To many in Hollywood, Reeves had bitten the hand that fed him by refusing to do the sequel to the movie that had made him a star. But to Reeves, the choice was simple: He'd read the Speed 2 script and knew it was bad. And besides, he'd lined up a more promising project: playing a hotshot lawyer recruited by Al Pacino's satanic law firm in the Faustian Devil's Advocate.
Speed 2 went on to be the biggest box office dud of summer 1997, while Devil's Advocate turned out to be a fair-sized hit. Once more, Reeves had drifted back into the mainstream, putting him in the running for the lead in Warner Brothers' humans vs. computers epic, The Matrix. That film's directors, Larry and Andy Wachowski, needed the right Generation-X heartthrob to play Neo, a clueless corporate drone who evolves into a Luke Skywalker-type messiah. They also needed an actor who could handle the gravity-defying stunts.
"We knew it would take a maniacal commitment," Larry Wachowski said last year. "Keanu was our maniac."
"Keanu was amazing," said Matrix producer, Joel Silver. "He put his life and career an hold to learn to do the fights. Even after intense training and with all the precautions, the actors would hurt their wrists and ribs an a daily basis. Keanu never once complained or played the prima donna."
With The Matrix's smash success, Reeves is once more near the top of Hollywood's "A-List." But though he can now command $15 million per blockbuster flick, there is still no sign of prima donna-itis setting in. Just ask his Gift co-star Hilary Swank, who found in Reeves "a nice, nice person" who needed a long time to work himself up to those scenes where he had to pretend to rough her up. Or ask Charlize Theron, his leading lady in both Devil's Advocate and the upcoming love story Sweet November (due out this November), who calls Reeves "one of the kindest actors I've ever worked with. He's patient when he's ready to shoot and you're not. He knows how to make you comfortable when you've got an awkward love scene. He makes the crew laugh. He's just there for everyone. It's never about him."
But there are so many ways that this star doesn't act like a star. There is the way he all but disappears from public view between films, eschewing the club and party scenes to read a good book, play a game of chess, or maybe roar down some mountain road on a motorcycle (several of which he has crashed). There is the way he tries to drift into the background during concerts by his band, as if he wasn't the center of attention. And then there is the way he has always shielded his love life from the limelight - from his almost secret flings with the likes of Sofia Coppola and Matrix co-star Carrie Anne Moss to his barely mentioned breakup with actress girlfriend Jennifer Syme, shortly after the stillborn death of their child Christmas Eve, 1999.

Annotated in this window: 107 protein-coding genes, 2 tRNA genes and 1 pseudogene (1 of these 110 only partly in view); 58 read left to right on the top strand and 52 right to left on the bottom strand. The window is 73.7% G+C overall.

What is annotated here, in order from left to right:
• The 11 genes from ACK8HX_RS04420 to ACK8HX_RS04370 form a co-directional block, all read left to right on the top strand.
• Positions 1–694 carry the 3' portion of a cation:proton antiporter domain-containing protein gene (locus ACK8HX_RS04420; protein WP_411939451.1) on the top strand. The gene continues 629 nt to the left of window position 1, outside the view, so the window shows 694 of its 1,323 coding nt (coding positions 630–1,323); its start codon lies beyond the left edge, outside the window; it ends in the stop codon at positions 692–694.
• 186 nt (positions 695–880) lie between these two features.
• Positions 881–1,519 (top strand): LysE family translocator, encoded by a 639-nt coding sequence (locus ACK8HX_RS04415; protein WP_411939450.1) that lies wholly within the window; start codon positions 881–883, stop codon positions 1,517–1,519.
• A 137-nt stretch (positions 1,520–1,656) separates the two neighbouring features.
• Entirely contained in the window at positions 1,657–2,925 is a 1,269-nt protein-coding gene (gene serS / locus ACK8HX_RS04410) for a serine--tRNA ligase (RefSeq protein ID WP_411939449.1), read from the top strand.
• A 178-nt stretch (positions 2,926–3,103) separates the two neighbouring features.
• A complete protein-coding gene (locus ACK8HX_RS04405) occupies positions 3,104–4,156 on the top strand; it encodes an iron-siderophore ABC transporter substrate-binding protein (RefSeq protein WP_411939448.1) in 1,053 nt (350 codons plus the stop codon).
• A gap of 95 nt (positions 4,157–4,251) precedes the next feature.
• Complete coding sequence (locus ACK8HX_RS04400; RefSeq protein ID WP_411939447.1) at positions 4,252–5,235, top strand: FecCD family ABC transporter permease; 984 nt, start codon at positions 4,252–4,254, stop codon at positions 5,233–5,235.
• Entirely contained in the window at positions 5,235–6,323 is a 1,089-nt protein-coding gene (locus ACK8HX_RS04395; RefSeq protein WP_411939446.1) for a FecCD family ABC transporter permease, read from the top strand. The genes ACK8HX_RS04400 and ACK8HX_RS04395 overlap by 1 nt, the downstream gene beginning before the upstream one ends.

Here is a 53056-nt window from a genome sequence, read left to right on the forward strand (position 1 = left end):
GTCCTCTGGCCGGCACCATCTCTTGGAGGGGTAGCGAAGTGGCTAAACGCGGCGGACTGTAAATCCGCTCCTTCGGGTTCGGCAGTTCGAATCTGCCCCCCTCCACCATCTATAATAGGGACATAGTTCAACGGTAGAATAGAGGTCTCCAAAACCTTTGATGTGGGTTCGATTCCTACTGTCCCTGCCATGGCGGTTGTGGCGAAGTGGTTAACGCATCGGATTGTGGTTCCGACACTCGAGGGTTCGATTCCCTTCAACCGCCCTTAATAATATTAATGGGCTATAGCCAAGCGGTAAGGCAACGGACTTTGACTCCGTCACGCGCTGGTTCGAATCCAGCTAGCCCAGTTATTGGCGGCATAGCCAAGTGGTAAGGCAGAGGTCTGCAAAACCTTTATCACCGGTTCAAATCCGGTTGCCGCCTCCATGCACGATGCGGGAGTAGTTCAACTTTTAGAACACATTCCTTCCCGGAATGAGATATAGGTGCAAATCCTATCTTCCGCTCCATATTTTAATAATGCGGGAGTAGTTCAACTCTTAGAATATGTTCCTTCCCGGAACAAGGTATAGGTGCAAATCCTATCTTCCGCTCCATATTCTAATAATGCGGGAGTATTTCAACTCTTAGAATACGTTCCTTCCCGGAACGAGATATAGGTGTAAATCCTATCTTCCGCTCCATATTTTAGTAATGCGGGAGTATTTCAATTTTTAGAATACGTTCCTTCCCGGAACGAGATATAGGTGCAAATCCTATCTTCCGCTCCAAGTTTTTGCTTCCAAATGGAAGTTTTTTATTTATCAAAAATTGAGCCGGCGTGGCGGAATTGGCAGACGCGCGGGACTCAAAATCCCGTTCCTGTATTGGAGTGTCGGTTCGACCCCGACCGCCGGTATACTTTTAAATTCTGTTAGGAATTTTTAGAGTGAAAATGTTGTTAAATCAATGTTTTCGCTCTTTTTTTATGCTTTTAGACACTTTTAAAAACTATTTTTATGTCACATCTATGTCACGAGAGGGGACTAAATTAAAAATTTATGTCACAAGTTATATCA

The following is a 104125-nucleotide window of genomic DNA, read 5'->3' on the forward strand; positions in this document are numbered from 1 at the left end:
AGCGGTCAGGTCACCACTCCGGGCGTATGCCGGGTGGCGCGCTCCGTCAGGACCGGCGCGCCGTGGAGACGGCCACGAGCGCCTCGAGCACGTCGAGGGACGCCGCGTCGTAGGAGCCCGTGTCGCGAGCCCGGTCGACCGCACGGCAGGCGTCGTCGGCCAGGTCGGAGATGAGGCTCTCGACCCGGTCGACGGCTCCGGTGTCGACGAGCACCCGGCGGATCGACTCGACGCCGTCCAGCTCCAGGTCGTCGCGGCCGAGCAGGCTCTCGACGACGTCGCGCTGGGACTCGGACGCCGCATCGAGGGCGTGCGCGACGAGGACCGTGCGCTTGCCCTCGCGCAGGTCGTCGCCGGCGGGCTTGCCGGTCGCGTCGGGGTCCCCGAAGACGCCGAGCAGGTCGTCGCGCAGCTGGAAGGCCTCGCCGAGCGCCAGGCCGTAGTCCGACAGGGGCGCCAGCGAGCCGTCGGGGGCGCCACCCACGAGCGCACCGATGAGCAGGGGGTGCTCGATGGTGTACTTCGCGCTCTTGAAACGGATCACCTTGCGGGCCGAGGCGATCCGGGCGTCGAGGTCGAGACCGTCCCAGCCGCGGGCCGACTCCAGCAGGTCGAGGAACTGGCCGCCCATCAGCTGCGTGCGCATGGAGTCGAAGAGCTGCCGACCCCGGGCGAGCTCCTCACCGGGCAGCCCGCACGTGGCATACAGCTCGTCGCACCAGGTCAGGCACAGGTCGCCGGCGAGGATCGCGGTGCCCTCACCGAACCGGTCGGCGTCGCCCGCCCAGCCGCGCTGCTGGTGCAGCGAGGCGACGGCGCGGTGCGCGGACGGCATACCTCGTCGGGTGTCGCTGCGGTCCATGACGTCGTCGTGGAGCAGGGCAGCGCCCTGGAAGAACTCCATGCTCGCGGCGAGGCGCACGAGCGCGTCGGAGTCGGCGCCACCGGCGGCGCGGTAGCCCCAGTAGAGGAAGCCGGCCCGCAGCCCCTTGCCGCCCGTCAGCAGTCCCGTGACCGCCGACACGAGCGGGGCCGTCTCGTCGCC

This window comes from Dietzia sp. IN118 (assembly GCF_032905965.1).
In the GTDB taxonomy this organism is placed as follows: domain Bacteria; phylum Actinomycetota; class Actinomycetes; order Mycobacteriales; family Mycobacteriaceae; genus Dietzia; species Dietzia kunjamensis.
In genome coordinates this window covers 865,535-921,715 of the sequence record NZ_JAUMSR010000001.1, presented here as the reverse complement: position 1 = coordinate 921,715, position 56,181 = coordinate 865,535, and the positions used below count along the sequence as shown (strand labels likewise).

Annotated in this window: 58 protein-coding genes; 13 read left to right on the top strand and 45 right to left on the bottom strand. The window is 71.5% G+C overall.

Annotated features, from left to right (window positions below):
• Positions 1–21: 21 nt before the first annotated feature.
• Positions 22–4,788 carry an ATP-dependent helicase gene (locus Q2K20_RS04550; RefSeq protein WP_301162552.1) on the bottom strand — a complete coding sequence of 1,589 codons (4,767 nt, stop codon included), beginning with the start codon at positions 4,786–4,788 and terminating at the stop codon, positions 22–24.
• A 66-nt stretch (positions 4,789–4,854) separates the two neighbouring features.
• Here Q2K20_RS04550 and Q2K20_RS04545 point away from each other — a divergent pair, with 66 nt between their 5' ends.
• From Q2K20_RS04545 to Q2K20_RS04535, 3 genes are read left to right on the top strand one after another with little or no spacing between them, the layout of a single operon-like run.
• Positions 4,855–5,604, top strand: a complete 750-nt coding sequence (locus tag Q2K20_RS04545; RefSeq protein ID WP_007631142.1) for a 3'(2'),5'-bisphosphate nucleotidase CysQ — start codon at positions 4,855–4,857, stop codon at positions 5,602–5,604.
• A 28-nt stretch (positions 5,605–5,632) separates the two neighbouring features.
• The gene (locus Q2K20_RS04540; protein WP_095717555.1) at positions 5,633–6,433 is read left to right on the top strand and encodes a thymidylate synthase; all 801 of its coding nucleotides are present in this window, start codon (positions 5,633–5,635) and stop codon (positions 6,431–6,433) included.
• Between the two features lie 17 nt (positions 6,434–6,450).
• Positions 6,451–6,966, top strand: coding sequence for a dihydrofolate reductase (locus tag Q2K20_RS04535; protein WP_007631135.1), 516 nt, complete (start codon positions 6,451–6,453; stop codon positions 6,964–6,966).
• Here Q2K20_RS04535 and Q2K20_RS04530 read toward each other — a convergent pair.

Ironically, it's because he has been so guarded about his personal life that Reeves has had to deal with more than his share of rumors. As if to punish his privacy, the tabloids have often gotten sensationally creative. They've romantically linked him with everyone from Emma Thompson to Pamela Anderson Lee, had him frolicking in the surf with Sharon Stone, reported him madly in love with a male ballet dancer and even had him married to mogul David Geffen. Characteristically, Reeves has rarely bothered to dignify such rumors - although he did address the Geffen story by asking a reporter "You think I could keep something like that a secret?"
Unfortunately for Keanu Reeves, it looks like inquiring minds will be following him around awhile longer, because he's about to resume his reluctant role as action hero: Early next year, he'll begin a marathon eight months on location in Australia, filming back-to-back Matrix sequels - which means that sometime in 2002, he's probably going to be a top box office draw. Again.
But becoming the millennium's first cinematic superhero is incidental to what Keanu Reeves has in mind for his future. For him it's all about "the acting journey." Reeves has no idea where that journey will take him next, and that's fine with him. Just as long as it takes him somewhere he hasn't been before.
"He's only going to get better," predicts Howard Deutch, "because he so much wants to."
Looks like slacker Ted has been left behind for good.